Sudden cardiac deaths: one-off screening misses cardiomyopathies in young footballersBMJ 2018; 362 doi: https://doi.org/10.1136/bmj.k3474 (Published 09 August 2018) Cite this as: BMJ 2018;362:k3474
One-off cardiac screening at age 16 failed to detect most cardiomyopathies associated with sudden cardiac deaths in adolescent footballers, a large UK cohort study has found.1 But results from the 20 year study also showed that the rate of sudden cardiac deaths was much higher than expected, prompting the English Football Association (FA) to recommend more frequent cardiac assessments for young footballers.
Sanjay Sharma, study coauthor, said, “The death of a young athlete is highly tragic when one considers that most deaths are due to congenital/inherited diseases of the heart that are detectable during life. Such deaths raise questions about possible preventative strategies.” Sharma is professor of inherited diseases and sports cardiology at St George’s, University of London and chairs the FA’s expert cardiac committee.
The study, funded by the English FA and research charities, screened 11 168 teenage footballers recruited to youth academies at clubs affiliated with the association from 1 January 1996 to 31 December 2016. The mean age of the players at cardiac screening was 16.4 years.
The screening—mandatory for all teenagers joining youth academies who have the potential to become professional footballers—included a health questionnaire, a physical examination, electrocardiography (ECG), and echocardiography.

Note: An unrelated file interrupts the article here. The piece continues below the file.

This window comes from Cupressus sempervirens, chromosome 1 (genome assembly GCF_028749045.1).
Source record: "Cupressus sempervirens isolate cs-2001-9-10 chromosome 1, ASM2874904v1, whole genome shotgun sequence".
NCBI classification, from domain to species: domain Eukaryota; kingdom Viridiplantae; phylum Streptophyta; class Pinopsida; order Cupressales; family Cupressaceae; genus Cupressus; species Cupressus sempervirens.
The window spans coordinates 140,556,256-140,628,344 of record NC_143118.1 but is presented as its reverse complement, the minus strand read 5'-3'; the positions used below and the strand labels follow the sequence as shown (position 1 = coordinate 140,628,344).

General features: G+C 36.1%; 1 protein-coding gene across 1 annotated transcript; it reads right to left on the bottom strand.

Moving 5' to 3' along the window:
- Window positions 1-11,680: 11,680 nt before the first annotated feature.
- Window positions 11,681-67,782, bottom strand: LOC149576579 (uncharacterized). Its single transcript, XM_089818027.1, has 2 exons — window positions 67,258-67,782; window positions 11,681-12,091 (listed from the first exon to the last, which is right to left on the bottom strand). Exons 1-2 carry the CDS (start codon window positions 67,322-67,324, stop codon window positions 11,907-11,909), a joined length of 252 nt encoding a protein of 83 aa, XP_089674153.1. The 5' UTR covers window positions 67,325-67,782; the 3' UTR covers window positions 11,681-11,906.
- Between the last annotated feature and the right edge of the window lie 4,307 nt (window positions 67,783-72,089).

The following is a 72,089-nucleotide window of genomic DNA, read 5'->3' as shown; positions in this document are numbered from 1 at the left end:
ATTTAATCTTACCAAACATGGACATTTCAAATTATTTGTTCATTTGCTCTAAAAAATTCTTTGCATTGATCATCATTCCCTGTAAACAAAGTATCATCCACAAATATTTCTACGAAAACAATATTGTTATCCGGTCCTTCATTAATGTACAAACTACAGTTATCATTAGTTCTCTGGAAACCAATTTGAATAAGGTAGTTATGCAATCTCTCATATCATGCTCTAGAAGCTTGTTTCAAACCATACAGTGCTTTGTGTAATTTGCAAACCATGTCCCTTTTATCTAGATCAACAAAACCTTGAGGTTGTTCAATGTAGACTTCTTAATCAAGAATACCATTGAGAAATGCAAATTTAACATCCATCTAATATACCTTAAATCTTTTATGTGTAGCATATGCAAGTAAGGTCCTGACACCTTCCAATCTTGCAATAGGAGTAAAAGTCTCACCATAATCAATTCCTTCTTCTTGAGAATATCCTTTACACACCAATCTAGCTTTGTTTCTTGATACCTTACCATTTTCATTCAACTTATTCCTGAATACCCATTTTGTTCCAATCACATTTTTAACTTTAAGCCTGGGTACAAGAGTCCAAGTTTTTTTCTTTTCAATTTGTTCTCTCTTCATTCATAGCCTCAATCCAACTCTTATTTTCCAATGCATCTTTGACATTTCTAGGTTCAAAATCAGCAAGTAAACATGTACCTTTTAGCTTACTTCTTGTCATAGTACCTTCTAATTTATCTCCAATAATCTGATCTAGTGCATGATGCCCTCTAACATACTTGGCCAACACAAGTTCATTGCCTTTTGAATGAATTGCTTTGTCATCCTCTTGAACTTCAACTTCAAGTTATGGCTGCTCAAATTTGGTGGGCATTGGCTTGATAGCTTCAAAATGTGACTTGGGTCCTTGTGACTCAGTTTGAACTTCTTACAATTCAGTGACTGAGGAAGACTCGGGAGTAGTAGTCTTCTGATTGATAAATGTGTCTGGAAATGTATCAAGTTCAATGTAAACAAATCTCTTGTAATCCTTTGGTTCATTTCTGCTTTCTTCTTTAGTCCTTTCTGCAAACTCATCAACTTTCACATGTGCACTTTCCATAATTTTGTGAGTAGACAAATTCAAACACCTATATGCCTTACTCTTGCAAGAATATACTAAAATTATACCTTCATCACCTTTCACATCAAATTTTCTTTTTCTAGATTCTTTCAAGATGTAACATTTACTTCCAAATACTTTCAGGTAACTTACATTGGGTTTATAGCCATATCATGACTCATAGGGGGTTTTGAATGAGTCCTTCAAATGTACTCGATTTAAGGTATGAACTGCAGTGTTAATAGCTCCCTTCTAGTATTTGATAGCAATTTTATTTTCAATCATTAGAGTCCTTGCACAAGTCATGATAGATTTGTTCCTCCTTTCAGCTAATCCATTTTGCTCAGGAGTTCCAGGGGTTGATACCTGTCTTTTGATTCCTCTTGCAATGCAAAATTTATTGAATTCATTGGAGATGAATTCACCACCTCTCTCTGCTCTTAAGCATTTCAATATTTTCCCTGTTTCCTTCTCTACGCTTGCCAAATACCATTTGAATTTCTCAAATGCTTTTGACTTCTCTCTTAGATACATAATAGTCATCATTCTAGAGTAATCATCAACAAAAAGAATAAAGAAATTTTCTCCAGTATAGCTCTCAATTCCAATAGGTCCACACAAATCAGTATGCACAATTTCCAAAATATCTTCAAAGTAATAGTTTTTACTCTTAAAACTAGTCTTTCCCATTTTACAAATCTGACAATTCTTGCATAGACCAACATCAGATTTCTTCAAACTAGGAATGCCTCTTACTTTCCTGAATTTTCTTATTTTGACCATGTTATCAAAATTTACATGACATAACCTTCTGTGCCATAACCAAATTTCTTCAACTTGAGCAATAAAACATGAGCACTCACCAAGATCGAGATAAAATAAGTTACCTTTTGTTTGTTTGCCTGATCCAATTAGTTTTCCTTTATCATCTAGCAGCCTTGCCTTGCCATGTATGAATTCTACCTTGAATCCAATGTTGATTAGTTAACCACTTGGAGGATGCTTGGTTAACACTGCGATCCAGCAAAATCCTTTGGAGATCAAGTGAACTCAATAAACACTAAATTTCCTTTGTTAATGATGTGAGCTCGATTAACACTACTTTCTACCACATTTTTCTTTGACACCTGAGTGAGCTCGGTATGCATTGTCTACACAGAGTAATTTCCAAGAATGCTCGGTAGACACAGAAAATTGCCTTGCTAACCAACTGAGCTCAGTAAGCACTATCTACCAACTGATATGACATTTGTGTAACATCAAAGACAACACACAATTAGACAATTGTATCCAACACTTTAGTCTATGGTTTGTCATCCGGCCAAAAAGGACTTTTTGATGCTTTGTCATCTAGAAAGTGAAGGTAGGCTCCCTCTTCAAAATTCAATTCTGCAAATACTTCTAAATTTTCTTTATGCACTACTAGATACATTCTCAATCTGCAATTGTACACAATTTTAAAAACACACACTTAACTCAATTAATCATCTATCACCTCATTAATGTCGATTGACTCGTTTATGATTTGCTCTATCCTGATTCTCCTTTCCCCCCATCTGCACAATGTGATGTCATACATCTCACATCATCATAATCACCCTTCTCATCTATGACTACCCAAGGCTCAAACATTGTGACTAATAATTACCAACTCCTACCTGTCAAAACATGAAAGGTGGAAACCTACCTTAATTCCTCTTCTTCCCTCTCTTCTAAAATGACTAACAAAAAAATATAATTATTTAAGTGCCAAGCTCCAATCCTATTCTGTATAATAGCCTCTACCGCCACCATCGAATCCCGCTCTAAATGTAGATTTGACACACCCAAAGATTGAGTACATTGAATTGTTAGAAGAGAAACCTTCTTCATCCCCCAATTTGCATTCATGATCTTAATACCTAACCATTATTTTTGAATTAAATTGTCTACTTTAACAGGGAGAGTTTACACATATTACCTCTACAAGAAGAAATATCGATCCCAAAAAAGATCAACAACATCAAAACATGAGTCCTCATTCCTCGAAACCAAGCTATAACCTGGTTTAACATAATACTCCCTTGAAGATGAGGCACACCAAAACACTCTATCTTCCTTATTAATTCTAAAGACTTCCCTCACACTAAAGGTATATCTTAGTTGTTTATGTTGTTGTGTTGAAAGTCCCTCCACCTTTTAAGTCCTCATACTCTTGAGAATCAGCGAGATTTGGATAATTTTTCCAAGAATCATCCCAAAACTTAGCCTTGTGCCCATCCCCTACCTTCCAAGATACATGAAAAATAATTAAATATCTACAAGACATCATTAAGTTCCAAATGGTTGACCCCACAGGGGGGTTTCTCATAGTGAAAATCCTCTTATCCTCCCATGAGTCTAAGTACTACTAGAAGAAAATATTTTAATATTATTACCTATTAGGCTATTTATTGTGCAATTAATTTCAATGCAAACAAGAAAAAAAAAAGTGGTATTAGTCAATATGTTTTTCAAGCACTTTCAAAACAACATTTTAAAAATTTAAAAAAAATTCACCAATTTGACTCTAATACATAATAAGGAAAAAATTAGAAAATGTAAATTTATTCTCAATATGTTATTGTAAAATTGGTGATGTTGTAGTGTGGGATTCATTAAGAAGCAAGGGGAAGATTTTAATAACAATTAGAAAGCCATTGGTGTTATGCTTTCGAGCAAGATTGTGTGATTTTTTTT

Researchers collected data on deaths that occurred among the screened cohort using a database compiled from voluntary reports to the FA. They also sent a survey to health professionals working at the football clubs included in the study to ask about deaths from any cause, in addition to obtaining death certificates of any cohort members who died during the study period.
The screening results, reported in the New England Journal of Medicine,1 showed that 42 athletes (0.38%) had cardiac disorders associated with sudden cardiac death, five of whom (0.04%) had hypertrophic cardiomyopathy.
During the follow-up period 23 deaths from any cause occurred. Eight of these (35%) were sudden deaths attributed to cardiac disease, and cardiomyopathy accounted for seven of these deaths (88%).
The overall incidence of sudden cardiac death among the adolescent footballers in the cohort was one in every 14 794 person years, or 6.8 in 100 000 athletes. This figure is at least three times higher than previous estimates of 0.3 to 2.0 in 100 000, depending on the population studied and method used.
Sharma said, “Our results represent the minimum incidence of sudden cardiac death among screened adolescent soccer players. Since we may not have captured all cases of sudden death, the death rate could be higher.”
Five of the seven athletes who died from cardiomyopathy had had a normal ECG and echocardiogram when screened at 16. The mean time between screening and sudden cardiac death was 6.8 years (range 0.1 to 13.2 years).